At the site from start to finish Tuesday was Selectman Helen Garten, who chairs the Kemper-Gunn Advisory Group. "I'm exhilarated," she said. "I think this will be a wonderful addition for Elm Street."
She said the move went off without a hitch. "They did a lot of prep work last night, in the rain," she said. She said the crew moving the house needed to make "a little adjustment" at one point, but nothing major.
In the end, she said, "It was worth all the effort" leading up to the move. "People will really like it here," she said.
Under a lease with the town, developer David Waldman and partners will renovate the structure into retail and office space.
"This is a great day for me," said Waldman at the site at sundown Tuesday. The house had already been moved onto the foundation and workers were in the process of jacking it up to the right height -- level with the road.
Waldman said it was a good start to his Bedford Square project, adding the house's relocation was like "the cherry on top."
The house's former site -- at 35 Church St. -- will be incorporated into the multi-use project, which will be developed on the site of the former Westport Weston Family Y.
Waldman said the move went "incredibly smoothly" and credited the house movers and his own team. He also said the move also wouldn't have been possible "without the town and all those who help move the process along."
"It's a really exciting thing for Westport," said First Selectman Jim Marpe. "The repurposing of a historic building and the beginning of the renewal of Elm Street, and the first step in realizing a vision that's been in place for a number of years."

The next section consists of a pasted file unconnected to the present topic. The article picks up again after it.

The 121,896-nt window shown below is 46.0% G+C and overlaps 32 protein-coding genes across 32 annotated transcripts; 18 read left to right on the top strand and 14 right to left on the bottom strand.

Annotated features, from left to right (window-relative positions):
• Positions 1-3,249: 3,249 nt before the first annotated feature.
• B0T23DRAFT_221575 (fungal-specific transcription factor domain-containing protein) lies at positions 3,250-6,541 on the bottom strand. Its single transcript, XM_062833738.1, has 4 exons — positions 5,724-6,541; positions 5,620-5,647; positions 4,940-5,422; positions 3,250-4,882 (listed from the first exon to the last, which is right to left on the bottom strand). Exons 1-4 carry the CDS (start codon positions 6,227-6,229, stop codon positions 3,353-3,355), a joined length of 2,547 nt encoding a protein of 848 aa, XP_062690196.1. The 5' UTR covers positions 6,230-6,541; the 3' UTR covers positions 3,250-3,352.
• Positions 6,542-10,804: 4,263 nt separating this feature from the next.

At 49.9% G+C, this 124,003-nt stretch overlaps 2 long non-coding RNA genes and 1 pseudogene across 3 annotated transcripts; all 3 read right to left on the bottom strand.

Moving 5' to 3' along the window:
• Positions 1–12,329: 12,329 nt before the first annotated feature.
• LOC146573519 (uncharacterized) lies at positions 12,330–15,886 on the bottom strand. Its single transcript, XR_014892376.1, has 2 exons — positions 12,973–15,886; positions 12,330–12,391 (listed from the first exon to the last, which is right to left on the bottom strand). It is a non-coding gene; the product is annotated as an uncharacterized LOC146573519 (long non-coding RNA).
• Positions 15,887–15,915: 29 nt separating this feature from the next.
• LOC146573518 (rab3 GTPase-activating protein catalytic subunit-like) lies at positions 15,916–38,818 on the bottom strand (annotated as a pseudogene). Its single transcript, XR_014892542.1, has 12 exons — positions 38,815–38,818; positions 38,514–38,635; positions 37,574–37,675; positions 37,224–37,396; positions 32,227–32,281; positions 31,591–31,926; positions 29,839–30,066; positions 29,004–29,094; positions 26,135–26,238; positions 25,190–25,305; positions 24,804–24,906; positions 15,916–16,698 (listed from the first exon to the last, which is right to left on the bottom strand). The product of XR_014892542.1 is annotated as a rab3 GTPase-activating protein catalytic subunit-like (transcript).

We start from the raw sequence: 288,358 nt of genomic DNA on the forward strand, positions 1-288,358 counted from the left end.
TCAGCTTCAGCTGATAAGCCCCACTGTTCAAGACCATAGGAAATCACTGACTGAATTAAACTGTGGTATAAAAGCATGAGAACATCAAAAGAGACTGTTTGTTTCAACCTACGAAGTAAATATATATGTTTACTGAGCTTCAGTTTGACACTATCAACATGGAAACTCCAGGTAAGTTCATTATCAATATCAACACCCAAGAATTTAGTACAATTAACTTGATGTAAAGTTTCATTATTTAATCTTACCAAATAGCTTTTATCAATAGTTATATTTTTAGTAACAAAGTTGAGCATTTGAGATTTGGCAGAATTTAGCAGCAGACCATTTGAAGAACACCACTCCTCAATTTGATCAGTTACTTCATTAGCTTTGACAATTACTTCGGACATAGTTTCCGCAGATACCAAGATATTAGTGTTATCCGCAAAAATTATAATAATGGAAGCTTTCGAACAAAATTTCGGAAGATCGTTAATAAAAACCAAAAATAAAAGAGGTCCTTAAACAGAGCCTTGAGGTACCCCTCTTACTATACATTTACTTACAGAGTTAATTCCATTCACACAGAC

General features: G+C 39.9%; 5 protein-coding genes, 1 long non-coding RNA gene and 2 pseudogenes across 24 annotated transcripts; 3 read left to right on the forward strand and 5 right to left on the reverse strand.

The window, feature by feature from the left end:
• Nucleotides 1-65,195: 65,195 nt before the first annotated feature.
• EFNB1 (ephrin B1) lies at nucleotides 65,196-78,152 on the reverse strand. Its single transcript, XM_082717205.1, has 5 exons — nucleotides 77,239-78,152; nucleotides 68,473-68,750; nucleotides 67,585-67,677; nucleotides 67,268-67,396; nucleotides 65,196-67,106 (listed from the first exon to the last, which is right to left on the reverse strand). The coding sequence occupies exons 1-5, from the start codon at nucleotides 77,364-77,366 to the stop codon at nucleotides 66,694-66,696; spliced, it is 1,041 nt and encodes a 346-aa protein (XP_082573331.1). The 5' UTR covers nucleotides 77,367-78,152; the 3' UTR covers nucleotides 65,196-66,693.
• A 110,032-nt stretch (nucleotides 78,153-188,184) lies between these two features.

Resident Helen Martin Block stayed to watch the move despite "frozen hands and toes" after standing for hours in the freezing morning temperatures.
"This is very interesting and a very good move for the town," she said. "I wish and hope it will represent an opportunity for a start-up business or two," she added.
"This also gives the house a sense of place," Block added. "But most important, it's saving an historic structure."
Regina Masterson agreed. "It's great they were able to save this house," she said. "It took a whole town to do it."
"It's nice to see things being moved instead of torn down," said Libby Kole, a longtime Westport resident. "I like seeing the history of the town maintained."
"I think this is pretty awesome," said Jean Tornatore of Westport, who came with her children to see the move. "It's nice that they're saving it and they're keeping it as part of Westport's history."
"I think it's pretty cool," said her son, Nathan Maddaloni, 10.
Sal Liccione, who lives nearby, praised all those involved in preserving the structure. "They saved it from being demolished -- it took a long time and a lot of effort -- but this is a great thing," he said. "I'm happy to see it happen."
The 98-year lease for the town-owned property was signed by officials and developers Sept. 11. The town will be paid taxes on the property as well as $15,000 base rent from tenants in the first six years. About 22 parking spaces at the Baldwin lot were lost with the house's relocation to the site.
Correspondent Jarret Liotta contributed to this report.